http://www.givewell.org/ Problem solved. GIvewell is run by two former hedge fund analysts that realized there was no rigorous evaluation of charities taking place, so they decided to do it themselves. They are thoughtful, transparent, and wicked smart. I strongly encourage you to look at their blog and read about their recommended charities.
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Yoni Levitan
Posted over 2 years ago
Dan Pallotta: The way we think about charity is dead wrong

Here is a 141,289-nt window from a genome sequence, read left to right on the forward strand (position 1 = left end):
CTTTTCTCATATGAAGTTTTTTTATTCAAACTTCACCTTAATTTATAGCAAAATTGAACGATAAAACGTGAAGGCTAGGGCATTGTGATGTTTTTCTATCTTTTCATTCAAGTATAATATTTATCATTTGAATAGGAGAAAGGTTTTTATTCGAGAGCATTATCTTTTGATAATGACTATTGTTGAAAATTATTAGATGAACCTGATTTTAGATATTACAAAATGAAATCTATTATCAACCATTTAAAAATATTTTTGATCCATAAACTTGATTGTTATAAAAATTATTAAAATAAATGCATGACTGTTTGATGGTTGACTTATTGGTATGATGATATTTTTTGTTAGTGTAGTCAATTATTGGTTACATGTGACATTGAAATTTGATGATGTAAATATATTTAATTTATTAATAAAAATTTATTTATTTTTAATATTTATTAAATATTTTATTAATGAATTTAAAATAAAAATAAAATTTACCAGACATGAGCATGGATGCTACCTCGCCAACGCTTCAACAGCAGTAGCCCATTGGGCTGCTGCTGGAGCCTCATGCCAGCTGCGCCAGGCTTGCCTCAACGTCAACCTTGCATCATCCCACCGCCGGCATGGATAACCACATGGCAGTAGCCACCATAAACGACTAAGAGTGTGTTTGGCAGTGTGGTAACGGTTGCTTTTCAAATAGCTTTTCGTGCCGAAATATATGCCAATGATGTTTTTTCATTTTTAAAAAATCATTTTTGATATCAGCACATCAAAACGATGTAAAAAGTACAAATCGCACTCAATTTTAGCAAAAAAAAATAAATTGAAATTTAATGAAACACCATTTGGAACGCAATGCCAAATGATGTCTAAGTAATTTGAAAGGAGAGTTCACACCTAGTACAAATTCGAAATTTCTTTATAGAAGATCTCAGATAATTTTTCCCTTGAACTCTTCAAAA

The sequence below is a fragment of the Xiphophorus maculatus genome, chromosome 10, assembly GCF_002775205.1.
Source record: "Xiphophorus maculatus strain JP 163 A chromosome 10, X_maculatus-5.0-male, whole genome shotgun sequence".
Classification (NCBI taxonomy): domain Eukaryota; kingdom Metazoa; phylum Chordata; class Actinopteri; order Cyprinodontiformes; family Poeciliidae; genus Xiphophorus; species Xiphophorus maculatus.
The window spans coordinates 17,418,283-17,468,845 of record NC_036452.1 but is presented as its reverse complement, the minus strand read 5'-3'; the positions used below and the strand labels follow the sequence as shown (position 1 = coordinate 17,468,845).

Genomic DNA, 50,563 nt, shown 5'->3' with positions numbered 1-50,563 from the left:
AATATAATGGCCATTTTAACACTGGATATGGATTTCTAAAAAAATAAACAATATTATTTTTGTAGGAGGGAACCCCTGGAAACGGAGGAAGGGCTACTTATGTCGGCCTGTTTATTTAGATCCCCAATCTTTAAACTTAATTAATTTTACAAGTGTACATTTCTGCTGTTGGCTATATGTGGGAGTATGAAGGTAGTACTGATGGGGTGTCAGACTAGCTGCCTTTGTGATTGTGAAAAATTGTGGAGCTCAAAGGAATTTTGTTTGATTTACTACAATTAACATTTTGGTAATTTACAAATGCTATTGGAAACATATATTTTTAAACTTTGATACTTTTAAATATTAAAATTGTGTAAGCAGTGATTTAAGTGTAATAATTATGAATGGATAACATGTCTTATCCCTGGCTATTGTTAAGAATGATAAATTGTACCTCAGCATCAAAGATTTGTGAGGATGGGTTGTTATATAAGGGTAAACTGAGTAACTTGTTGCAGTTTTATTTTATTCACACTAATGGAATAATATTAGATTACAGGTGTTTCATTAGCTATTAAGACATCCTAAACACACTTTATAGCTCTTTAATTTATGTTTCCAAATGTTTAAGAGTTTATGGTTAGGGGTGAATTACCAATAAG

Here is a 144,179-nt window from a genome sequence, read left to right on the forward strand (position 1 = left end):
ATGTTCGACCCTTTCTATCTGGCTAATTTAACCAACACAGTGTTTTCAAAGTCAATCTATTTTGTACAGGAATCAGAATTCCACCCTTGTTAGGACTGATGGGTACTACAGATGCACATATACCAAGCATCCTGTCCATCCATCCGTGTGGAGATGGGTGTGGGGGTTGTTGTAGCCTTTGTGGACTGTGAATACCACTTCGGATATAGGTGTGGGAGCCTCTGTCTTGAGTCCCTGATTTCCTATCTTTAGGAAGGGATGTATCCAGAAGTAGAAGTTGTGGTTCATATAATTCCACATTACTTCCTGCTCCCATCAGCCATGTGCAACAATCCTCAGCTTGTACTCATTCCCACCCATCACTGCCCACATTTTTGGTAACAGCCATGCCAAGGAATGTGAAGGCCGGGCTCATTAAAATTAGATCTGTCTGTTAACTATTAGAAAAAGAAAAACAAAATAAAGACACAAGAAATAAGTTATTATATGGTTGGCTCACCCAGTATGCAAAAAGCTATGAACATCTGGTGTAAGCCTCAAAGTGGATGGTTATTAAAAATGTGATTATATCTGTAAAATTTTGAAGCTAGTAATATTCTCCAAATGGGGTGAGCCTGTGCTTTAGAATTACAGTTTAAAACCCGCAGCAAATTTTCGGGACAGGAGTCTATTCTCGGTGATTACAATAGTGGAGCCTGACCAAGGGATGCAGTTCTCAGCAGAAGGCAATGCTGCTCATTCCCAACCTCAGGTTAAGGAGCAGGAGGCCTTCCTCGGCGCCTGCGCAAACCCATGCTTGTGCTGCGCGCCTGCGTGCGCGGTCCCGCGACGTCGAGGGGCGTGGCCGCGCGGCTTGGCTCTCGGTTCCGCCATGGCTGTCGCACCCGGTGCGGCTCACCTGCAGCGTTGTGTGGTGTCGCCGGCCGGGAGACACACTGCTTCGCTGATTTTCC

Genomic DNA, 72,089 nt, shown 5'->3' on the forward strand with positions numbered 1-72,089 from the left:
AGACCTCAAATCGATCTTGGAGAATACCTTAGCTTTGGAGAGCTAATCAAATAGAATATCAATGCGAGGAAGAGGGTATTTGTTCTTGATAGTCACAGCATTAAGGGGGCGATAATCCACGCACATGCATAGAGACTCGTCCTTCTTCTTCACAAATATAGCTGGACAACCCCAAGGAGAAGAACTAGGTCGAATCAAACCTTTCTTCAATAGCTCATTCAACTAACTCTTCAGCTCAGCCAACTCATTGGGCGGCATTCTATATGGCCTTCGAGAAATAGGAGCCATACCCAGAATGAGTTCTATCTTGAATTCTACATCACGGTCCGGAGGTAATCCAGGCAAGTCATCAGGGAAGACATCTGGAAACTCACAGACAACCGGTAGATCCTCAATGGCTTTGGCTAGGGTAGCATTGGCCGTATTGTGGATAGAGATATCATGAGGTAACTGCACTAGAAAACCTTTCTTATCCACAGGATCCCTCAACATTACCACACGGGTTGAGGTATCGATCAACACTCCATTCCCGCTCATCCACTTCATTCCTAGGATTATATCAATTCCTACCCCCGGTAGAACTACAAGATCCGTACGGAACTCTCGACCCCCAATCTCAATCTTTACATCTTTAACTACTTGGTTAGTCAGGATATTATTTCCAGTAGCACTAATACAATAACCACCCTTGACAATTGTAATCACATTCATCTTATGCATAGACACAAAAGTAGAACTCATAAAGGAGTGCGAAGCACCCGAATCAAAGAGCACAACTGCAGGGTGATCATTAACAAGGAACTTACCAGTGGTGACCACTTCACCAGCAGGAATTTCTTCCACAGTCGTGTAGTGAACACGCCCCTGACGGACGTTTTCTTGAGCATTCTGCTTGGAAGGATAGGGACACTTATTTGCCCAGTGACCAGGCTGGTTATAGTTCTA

Since TED doesn't allow you to promote your own products, I will take the chance now to recommend you read some of Dan's excellent writing. My favourite writing of his is housed on the Harvard Business Review website where he has his own blog. Here are links to my favourite posts: Do you have a mission statement, or are you on a mission?: http://blogs.hbr.org/pallotta/2011/01/do-you-have-a-mission-statemen.html An itunes for choosing charities: http://blogs.hbr.org/pallotta/2011/02/an-itunes-for-choosing-chariti.html A logo is not a brand: http://blogs.hbr.org/pallotta/2011/06/a-logo-is-not-a-brand.html Our ineffectiveness at measuring effectiveness: http://blogs.hbr.org/pallotta/2010/11/our-ineffectiveness-at-measuri.html Also, he has two books. Uncharitable and Charity Case. This speech draws principally from Charity Case, which is really more of a manifesto than a typical non-fiction book. I recommend starting with Uncharitable. Once you get past all the historical information about Puritanism at the beginning the books becomes incredibly thought provoking, even if you don't agree with everything Dan says.